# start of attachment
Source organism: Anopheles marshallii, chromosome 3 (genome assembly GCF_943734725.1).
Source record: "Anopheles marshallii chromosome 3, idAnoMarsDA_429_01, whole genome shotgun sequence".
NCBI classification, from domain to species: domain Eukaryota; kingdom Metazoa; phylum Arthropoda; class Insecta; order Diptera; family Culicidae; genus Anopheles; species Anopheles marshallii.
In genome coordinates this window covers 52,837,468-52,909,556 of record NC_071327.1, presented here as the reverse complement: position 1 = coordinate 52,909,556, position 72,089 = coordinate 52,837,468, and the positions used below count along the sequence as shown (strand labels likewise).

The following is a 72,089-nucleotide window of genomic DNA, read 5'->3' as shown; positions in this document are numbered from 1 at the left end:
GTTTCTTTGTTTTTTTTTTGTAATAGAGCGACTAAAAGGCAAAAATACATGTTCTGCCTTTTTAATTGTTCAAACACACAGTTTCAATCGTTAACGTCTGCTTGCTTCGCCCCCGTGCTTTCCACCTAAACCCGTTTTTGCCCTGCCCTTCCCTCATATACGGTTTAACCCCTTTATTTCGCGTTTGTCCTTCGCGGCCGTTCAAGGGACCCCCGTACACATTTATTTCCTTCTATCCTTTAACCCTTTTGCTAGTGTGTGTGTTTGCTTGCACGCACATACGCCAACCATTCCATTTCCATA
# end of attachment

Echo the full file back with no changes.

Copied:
Source organism: Anopheles marshallii, chromosome 3 (genome assembly GCF_943734725.1).
Source record: "Anopheles marshallii chromosome 3, idAnoMarsDA_429_01, whole genome shotgun sequence".
NCBI classification, from domain to species: domain Eukaryota; kingdom Metazoa; phylum Arthropoda; class Insecta; order Diptera; family Culicidae; genus Anopheles; species Anopheles marshallii.
In genome coordinates this window covers 52,837,468-52,909,556 of record NC_071327.1, presented here as the reverse complement: position 1 = coordinate 52,909,556, position 72,089 = coordinate 52,837,468, and the positions used below count along the sequence as shown (strand labels likewise).

The following is a 72,089-nucleotide window of genomic DNA, read 5'->3' as shown; positions in this document are numbered from 1 at the left end:
GTTTCTTTGTTTTTTTTTTGTAATAGAGCGACTAAAAGGCAAAAATACATGTTCTGCCTTTTTAATTGTTCAAACACACAGTTTCAATCGTTAACGTCTGCTTGCTTCGCCCCCGTGCTTTCCACCTAAACCCGTTTTTGCCCTGCCCTTCCCTCATATACGGTTTAACCCCTTTATTTCGCGTTTGTCCTTCGCGGCCGTTCAAGGGACCCCCGTACACATTTATTTCCTTCTATCCTTTAACCCTTTTGCTAGTGTGTGTGTTTGCTTGCACGCACATACGCCAACCATTCCATTTCCATA